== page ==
| DistroWatch Weekly
|DistroWatch Weekly, Issue 498, 11 March 2013
Welcome to this year's 10th issue of DistroWatch Weekly! The open source community is like a river, always moving, always changing and often shifting in its direction. With that in mind this week we will be talking about open source projects which are embracing change. In the news this week we talk about Ubuntu's plans for replacing the ageing X display software. We will also look in on Debian to see how ambitious developers are bringing new features and hardware support to the community's largest distribution. We will touch on PC-BSD's move to become a rolling release platform and, in this week's feature story, Jesse Smith examines another rolling release project, Sabayon. The Sabayon developers are introducing new features to their project and they maintain a lot of different spins. Read on to learn more about their latest release. Whether you use a cutting edge distribution or a more conservative platform security is always a concern and this week we talk about potential backdoors in Linux distributions and the community's defence against them. As usual we will share with you the releases of the past week along with podcasts, reviews and newsletters from Around the Web. We are also looking forward to the launch of openSUSE 12.3 which will make its debut this Wednesday. Be sure to keep an eye out for the great green distro on a download mirror near you. We here at DistroWatch wish you a pleasant week and happy reading!
Listen to the Podcast edition of this week's DistroWatch Weekly in OGG (23MB) and MP3 (38MB) formats
|Feature Story (by Jesse Smith)
First look at Sabayon Linux 11
Sabayon Linux is a distribution which uses Gentoo Linux as its base. The Sabayon project is very diverse, featuring many different desktop spins (KDE, GNOME, MATE and Xfce) along with some minimalist and server spins. Each flavour of Sabayon is available in 32-bit and 64-bit x86 builds. This gives users a variety of editions from which to choose and one of them is bound to fit our needs. The distribution maintains a rolling release, meaning packages are constantly updating to keep users up to date with the latest available versions of software. I decided to try the latest release of Sabayon, version 11, and opted to try the project's KDE edition. The KDE edition can be downloaded as a 2.2 GB ISO image.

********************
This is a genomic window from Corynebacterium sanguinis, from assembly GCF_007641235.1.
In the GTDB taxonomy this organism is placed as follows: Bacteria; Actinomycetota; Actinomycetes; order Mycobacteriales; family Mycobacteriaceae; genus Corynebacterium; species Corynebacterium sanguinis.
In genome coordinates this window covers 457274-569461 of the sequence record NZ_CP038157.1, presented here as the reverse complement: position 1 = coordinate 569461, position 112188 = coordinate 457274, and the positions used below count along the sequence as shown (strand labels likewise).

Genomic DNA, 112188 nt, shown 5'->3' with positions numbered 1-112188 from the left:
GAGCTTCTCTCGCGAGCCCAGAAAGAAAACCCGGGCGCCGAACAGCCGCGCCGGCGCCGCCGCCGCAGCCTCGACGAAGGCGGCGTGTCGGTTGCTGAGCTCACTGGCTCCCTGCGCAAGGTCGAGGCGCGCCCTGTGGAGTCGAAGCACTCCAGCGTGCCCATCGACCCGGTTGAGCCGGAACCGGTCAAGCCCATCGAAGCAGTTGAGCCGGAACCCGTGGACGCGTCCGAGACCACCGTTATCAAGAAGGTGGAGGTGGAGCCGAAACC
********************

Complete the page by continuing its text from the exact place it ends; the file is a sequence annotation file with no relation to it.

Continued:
The latest version of Sabayon Linux comes with a number of new features. Along with KDE 4.9, GNOME 3.6 and LibreOffice 3.6 the Sabayon team provides three different flavours of the MySQL database technology (including the new MariaDB software) and experimental support for Secure Boot technology. The Sabayon developers are also experimenting with a new graphical package manager called Rigo.
Upon booting from the Sabayon media we are presented with a boot menu with several options. We can boot into the distribution's live mode with a graphical desktop, there is also a live console mode should we only wish to use the command line. There is a media centre mode and an option for performing a check of the media's integrity. There are two installation options, one option allows us to launch the regular graphical installer to set up Sabayon on our hard drive. The other installation option is to install Sabayon as a media centre. I didn't use any of the media centre options during my trial, but I used the live modes and the installer, all of which worked well. Sabayon has another boot option, though it may not be immediately obvious. Inserting the Sabayon DVD into a computer running Windows will cause an auto-run file on the media to launch a virtual machine powered by QEMU. The virtual environment brings up the Sabayon boot menu and allows the user to try Sabayon's live environment or attempt to install the distribution within QEMU window. I suspect this will be useful as a demonstration tool as it removes the need for Windows users to reboot their machine to try the Sabayon distribution.
Sabayon Linux 11 - being greeted by the Sabayon website
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The Sabayon Linux system installer can be launched either from the distribution's boot menu or from within the live environment. Sabayon uses the Anaconda installer, the same installer which was used by the Fedora project until recently. Anaconda has a fairly straight forward design which I find easy to navigate. The installer walks us through selecting our preferred language and confirming our keyboard map. We are asked to set a hostname for our machine and we are given the option of enabling the operating system's firewall. Next we select our time zone from a map of the world and then we are asked to set a password for our root account.
The following screen asks us to create a regular user account and set a password for this account. The installer will offer to guide us through partitioning the hard disk or we can dive into manually setting up partitions. I found manual partitioning to be fairly painless and the installer supports LVM volumes, most file system types, RAID and encryption. The last screen of the installer asks if we would like to install the GRUB2 boot loader. The installer goes to work copying its files to the hard drive. This took longer than I expected and I got worried when, about a third of the way through, the installer appeared to lock up for several minutes. However, after a time the progress bar started marching across my screen again and Sabayon eventually reported it has installed successfully.